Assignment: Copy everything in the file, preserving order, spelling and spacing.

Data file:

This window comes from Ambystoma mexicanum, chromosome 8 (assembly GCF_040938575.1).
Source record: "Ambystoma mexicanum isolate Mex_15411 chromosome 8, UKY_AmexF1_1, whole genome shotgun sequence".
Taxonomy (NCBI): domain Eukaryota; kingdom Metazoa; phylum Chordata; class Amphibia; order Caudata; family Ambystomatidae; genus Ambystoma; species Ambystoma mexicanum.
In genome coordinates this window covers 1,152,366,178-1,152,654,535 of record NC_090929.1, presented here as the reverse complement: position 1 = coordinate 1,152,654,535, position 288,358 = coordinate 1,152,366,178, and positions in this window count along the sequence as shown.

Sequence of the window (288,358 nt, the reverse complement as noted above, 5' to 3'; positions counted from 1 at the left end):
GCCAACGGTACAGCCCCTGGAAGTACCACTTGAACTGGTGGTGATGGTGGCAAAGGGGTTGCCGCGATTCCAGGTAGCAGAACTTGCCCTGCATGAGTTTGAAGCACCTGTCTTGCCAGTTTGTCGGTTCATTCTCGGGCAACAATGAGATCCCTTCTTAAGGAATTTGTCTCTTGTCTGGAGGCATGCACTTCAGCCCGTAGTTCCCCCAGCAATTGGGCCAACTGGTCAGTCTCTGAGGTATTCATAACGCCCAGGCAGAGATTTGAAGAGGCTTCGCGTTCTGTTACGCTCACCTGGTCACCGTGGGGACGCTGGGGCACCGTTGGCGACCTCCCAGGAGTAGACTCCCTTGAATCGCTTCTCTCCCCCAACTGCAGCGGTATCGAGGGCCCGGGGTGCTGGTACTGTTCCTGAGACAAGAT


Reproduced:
This window comes from Ambystoma mexicanum, chromosome 8 (assembly GCF_040938575.1).
Source record: "Ambystoma mexicanum isolate Mex_15411 chromosome 8, UKY_AmexF1_1, whole genome shotgun sequence".
Taxonomy (NCBI): domain Eukaryota; kingdom Metazoa; phylum Chordata; class Amphibia; order Caudata; family Ambystomatidae; genus Ambystoma; species Ambystoma mexicanum.
In genome coordinates this window covers 1,152,366,178-1,152,654,535 of record NC_090929.1, presented here as the reverse complement: position 1 = coordinate 1,152,654,535, position 288,358 = coordinate 1,152,366,178, and positions in this window count along the sequence as shown.

Sequence of the window (288,358 nt, the reverse complement as noted above, 5' to 3'; positions counted from 1 at the left end):
GCCAACGGTACAGCCCCTGGAAGTACCACTTGAACTGGTGGTGATGGTGGCAAAGGGGTTGCCGCGATTCCAGGTAGCAGAACTTGCCCTGCATGAGTTTGAAGCACCTGTCTTGCCAGTTTGTCGGTTCATTCTCGGGCAACAATGAGATCCCTTCTTAAGGAATTTGTCTCTTGTCTGGAGGCATGCACTTCAGCCCGTAGTTCCCCCAGCAATTGGGCCAACTGGTCAGTCTCTGAGGTATTCATAACGCCCAGGCAGAGATTTGAAGAGGCTTCGCGTTCTGTTACGCTCACCTGGTCACCGTGGGGACGCTGGGGCACCGTTGGCGACCTCCCAGGAGTAGACTCCCTTGAATCGCTTCTCTCCCCCAACTGCAGCGGTATCGAGGGCCCGGGGTGCTGGTACTGTTCCTGAGACAAGAT